It’s OK to experience cognitive dissonance

Kevin Joyce writes about an unusual experience at the supermarket.

  • Wednesday, January 15, 2020 7:35pm
  • Opinion
Kevin Joyce

Kevin Joyce

Hey, look! There’s a bike, and yet it is in a tree. Wow! a four-way stop where nobody goes first. This is interesting: lamb served at a holiday dinner attended mostly by vegans.

I’ve been thinking a lot lately about “cognitive dissonance,” or “when things don’t make sense in your head.” For example, you go to the grocery store in the small town where you’ve lived for 30 years and don’t recognize anyone.

Granted, it was pre-holiday grocery pandemonium, and maybe the store was filled with people who simply don’t normally shop? Perhaps they were subsistence farming hermits from remote North Spring Beach, making their one annual outing for condensed milk?

The further I ventured into the aisles, the weirder it got. Not a single soul looked familiar. Who were these people, and what had they done with my ex-hippies and gentlelady farmers?

Heart pounding, I was beginning to suspect I’d landed in some parallel universe, an idea made conceivable only because of the Netflix shows I’ve been watching, nightly, in a state of psychological exhaustion from yet another day of our world falling apart. I depressingly digress, but … right?

In a way, I was happy to feel anonymous. It was one of those days when I dreaded running into somebody that I didn’t have the energy to talk to. Please tell me you can relate.

But then I actually didn’t, and it freaked me out. Maybe I’d been mysteriously transported to Bainbridge, and was under observation — or worse, Mercer! And it’s not even an island!

But these people didn’t look like they were from those places; they looked like us – crusty, somehow, but in a nice way. In the cookie and chips aisle, someone was complaining, out loud, as if needing to be heard, that they were out of gluten-free graham crackers. OK, I was definitely on Vashon.

I headed to fresh vegetables, thinking surely, I would recognize someone squeeze-testing the organic avocados. But no, I only found vaguely unfamiliar shoppers, smiling at me in some cruel episode of Candid Camera.

Then I thought: maybe it was me! Was it I who hadn’t been shopping in months, living only on coffee and electromagnetic radiation from my screens? This also seemed possible, given the aforementioned watching of Netflix.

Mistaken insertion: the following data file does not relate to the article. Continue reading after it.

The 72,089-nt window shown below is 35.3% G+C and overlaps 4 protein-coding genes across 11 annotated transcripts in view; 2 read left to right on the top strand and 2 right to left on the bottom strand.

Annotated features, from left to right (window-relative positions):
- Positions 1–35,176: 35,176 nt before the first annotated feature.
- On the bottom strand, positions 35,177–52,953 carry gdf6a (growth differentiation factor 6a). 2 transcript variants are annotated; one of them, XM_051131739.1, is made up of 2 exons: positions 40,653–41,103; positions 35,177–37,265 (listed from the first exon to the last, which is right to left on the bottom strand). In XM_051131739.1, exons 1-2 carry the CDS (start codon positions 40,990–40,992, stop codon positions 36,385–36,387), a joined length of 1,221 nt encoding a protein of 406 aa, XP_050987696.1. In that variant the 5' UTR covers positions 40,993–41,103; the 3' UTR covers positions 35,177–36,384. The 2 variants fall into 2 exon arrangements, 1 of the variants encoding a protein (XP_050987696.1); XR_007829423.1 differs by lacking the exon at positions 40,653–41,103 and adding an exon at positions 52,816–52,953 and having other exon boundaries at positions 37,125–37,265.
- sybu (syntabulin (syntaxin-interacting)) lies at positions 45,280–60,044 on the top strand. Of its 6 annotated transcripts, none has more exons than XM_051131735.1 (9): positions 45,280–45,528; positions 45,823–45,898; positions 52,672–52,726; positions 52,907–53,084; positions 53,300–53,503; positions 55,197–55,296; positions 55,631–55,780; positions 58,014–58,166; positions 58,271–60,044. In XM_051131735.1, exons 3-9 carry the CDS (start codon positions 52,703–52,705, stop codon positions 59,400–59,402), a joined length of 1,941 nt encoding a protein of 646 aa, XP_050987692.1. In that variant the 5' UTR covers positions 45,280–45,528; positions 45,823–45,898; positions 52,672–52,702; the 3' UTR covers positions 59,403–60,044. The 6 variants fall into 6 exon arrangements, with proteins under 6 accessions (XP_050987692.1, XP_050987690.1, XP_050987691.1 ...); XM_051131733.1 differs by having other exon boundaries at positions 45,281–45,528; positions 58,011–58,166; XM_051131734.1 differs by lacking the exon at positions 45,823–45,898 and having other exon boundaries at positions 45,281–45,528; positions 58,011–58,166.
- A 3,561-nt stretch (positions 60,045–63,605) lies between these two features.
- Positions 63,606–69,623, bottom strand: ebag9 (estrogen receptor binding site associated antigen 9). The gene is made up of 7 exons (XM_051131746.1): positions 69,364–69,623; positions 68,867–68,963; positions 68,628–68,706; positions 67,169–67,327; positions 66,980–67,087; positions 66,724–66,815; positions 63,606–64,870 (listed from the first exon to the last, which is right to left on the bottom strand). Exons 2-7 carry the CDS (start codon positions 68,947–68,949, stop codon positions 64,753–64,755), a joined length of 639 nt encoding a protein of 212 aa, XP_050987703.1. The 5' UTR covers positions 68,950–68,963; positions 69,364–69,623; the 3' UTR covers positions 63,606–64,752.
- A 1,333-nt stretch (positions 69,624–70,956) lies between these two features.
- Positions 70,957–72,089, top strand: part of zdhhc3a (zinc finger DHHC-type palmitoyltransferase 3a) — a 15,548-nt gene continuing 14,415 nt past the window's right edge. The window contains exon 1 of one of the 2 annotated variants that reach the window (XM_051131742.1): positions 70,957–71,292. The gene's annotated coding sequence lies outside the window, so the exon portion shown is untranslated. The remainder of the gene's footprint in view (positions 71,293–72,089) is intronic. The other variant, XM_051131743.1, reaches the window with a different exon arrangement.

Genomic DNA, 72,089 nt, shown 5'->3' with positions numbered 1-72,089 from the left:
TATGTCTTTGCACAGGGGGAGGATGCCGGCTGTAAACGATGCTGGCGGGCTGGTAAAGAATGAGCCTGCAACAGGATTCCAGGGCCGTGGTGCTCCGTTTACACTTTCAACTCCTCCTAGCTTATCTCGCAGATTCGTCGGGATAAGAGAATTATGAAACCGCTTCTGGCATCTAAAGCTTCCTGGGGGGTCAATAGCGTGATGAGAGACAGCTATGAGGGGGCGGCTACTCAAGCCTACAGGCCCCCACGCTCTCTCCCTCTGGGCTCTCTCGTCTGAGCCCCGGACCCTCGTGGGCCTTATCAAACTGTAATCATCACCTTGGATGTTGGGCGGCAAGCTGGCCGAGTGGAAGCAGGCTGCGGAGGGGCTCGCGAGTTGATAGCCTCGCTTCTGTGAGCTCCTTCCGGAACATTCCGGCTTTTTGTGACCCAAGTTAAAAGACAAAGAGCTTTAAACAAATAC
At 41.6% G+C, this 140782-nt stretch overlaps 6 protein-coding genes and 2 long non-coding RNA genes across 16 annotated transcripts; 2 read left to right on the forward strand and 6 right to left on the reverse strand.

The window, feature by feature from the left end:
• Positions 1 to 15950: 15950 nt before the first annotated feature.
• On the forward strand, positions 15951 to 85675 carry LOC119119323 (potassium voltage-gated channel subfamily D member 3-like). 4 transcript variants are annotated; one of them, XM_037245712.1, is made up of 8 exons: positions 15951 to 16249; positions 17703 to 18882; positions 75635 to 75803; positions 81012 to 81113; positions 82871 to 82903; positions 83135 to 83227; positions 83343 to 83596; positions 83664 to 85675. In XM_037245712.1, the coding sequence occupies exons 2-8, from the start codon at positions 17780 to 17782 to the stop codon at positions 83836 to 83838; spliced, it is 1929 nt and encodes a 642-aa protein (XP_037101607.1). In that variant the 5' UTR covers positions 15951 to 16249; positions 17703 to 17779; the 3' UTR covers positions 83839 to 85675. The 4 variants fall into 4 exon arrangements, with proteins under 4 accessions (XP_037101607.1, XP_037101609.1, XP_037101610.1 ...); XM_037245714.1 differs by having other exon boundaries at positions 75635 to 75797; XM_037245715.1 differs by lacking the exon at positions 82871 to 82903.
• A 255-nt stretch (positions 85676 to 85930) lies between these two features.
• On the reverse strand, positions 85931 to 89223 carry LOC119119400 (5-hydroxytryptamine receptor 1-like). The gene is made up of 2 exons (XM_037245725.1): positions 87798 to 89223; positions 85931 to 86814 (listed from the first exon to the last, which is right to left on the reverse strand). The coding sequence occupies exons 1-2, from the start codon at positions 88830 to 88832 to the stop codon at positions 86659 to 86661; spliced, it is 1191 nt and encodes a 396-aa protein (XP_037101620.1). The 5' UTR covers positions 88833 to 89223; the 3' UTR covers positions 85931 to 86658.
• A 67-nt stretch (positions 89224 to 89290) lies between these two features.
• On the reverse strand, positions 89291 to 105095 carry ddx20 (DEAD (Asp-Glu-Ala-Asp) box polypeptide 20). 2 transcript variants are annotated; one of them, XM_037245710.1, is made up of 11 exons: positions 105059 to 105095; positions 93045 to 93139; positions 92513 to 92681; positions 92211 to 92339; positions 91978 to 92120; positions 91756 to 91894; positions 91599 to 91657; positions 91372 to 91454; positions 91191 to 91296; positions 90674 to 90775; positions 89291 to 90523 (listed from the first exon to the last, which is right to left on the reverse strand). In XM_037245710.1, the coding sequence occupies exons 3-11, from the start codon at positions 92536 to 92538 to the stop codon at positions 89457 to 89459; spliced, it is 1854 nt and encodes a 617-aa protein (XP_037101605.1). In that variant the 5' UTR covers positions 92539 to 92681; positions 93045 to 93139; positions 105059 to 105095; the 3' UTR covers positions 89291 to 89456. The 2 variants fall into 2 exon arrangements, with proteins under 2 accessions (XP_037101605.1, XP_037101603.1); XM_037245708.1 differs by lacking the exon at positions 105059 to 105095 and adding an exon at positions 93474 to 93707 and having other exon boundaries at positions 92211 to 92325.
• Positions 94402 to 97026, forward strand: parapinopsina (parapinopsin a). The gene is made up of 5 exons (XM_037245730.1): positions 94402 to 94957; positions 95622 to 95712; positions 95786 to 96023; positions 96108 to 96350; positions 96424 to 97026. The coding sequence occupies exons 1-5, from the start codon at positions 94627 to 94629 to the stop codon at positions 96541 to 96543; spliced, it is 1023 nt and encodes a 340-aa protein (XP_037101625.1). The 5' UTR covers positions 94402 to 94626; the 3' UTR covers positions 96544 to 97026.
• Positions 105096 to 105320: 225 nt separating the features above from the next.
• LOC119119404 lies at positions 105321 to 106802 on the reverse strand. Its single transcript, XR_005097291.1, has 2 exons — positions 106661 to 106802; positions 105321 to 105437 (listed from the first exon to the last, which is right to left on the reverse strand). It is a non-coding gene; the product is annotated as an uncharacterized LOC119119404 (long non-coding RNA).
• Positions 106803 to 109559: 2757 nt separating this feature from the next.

The kind person at the register didn’t seem familiar either, nor did the grocery-bagging high-schooler. So yes, it was me, I was losing my mind. Or else this is just what aging looked like on Vashon: we know each other so well we don’t have to bother remembering anyone — just smile and nod.

As I left the store, to my massive relief I encountered a friend. She introduced me to what she referred to as her new job: a puppy in training. Oh, thank heavens, a recognizable Vashon-ism (irrational pet devotion). This calmed and “grounded” me (a term coined by witches on Vashon). I was home again.

The problem was, once I was actually home again, I was reminded of the four things I’d forgotten. So, 15 minutes after leaving the Twilight Zone, I had to go back. Please tell me this happens to you.

On my second visit, however, the world was right again. I recognized everybody! Exuberant, I rushed up and kissed a good friend on the cheek.

With renewed faith in my social sanity, I brought my four items to the previously unrecognized teller, looked both her and the bagger-at-the-ready straight in the eyes and said, “How wonderful to see a familiar face.” “You too,” they said together, eyes twinkling.

I immediately thought of Heron, one of the world’s great eye-twinklers, whom the island lost a few months back. An adage of hers came to mind, which would have served me well: “You’ll never be a stranger if you take the time to see people…and be seen”.

Next time, Heron, I promise to do just that.


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